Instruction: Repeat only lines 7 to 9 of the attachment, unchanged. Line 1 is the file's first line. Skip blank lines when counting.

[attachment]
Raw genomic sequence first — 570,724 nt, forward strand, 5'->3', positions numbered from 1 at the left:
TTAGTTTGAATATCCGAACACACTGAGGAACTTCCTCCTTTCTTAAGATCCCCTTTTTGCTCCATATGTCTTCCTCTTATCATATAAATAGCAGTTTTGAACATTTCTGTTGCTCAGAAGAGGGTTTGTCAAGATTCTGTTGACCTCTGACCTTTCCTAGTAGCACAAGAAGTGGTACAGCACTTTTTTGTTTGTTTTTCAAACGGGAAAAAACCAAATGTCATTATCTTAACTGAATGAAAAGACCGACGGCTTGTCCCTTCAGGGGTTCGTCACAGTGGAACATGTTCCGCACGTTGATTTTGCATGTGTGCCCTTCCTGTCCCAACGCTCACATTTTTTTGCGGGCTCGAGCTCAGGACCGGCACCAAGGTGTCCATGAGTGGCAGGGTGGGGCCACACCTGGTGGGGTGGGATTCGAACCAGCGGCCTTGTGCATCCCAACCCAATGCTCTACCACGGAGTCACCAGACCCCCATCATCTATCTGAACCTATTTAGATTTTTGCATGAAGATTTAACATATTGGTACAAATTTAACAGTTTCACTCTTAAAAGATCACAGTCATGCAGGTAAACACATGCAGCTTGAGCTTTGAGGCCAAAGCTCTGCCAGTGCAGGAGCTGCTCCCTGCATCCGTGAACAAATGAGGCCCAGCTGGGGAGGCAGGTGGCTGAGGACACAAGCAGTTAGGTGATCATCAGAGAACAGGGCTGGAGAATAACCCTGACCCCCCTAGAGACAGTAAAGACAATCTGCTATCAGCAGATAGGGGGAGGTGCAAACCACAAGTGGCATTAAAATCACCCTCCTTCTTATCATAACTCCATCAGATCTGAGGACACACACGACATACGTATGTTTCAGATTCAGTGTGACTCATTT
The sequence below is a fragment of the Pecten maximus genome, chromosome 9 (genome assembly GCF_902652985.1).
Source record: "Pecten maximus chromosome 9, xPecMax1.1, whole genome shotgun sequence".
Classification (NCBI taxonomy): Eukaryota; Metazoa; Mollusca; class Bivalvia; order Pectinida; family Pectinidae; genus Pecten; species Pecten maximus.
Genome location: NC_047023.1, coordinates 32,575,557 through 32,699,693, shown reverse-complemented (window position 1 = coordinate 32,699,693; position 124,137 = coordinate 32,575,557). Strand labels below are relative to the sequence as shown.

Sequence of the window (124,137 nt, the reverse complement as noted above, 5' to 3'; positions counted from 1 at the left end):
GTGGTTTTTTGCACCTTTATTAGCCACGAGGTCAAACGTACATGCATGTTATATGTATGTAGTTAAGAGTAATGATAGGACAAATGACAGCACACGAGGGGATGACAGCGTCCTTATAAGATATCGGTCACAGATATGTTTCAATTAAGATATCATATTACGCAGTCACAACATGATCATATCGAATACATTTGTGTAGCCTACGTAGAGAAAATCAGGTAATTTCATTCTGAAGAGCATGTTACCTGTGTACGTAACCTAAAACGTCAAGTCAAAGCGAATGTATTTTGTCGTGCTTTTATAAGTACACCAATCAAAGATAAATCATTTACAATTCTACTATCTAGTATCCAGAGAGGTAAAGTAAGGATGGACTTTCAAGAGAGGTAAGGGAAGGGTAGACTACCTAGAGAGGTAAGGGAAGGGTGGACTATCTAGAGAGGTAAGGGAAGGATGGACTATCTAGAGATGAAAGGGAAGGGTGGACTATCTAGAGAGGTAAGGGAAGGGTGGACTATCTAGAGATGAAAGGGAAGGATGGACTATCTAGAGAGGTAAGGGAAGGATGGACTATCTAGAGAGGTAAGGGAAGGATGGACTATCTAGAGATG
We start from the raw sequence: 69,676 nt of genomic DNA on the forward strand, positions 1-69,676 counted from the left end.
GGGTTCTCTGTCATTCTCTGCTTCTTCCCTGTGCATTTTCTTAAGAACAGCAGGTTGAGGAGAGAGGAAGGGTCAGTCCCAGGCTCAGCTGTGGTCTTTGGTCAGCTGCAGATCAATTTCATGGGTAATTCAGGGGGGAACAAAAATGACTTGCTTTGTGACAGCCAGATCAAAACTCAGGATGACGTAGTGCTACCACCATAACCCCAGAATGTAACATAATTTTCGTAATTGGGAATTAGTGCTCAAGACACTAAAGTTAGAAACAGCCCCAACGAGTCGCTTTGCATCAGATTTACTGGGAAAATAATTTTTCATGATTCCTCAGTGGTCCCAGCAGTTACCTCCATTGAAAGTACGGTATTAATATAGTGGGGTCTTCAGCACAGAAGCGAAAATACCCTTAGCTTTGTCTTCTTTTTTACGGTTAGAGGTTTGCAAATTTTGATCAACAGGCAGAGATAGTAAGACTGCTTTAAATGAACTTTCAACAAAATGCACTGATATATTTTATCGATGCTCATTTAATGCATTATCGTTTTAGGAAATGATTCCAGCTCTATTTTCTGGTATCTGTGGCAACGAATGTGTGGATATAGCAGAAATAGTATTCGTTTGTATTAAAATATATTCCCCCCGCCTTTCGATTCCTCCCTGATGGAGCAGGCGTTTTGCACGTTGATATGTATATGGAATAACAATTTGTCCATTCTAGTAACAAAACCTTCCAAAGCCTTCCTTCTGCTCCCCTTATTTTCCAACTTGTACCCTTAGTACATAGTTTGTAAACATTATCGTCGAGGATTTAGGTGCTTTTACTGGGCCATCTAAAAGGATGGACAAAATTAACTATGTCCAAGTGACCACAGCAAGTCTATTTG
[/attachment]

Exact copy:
Sequence of the window (124,137 nt, the reverse complement as noted above, 5' to 3'; positions counted from 1 at the left end):
GTGGTTTTTTGCACCTTTATTAGCCACGAGGTCAAACGTACATGCATGTTATATGTATGTAGTTAAGAGTAATGATAGGACAAATGACAGCACACGAGGGGATGACAGCGTCCTTATAAGATATCGGTCACAGATATGTTTCAATTAAGATATCATATTACGCAGTCACAACATGATCATATCGAATACATTTGTGTAGCCTACGTAGAGAAAATCAGGTAATTTCATTCTGAAGAGCATGTTACCTGTGTACGTAACCTAAAACGTCAAGTCAAAGCGAATGTATTTTGTCGTGCTTTTATAAGTACACCAATCAAAGATAAATCATTTACAATTCTACTATCTAGTATCCAGAGAGGTAAAGTAAGGATGGACTTTCAAGAGAGGTAAGGGAAGGGTAGACTACCTAGAGAGGTAAGGGAAGGGTGGACTATCTAGAGAGGTAAGGGAAGGATGGACTATCTAGAGATGAAAGGGAAGGGTGGACTATCTAGAGAGGTAAGGGAAGGGTGGACTATCTAGAGATGAAAGGGAAGGATGGACTATCTAGAGAGGTAAGGGAAGGATGGACTATCTAGAGAGGTAAGGGAAGGATGGACTATCTAGAGATG
We start from the raw sequence: 69,676 nt of genomic DNA on the forward strand, positions 1-69,676 counted from the left end.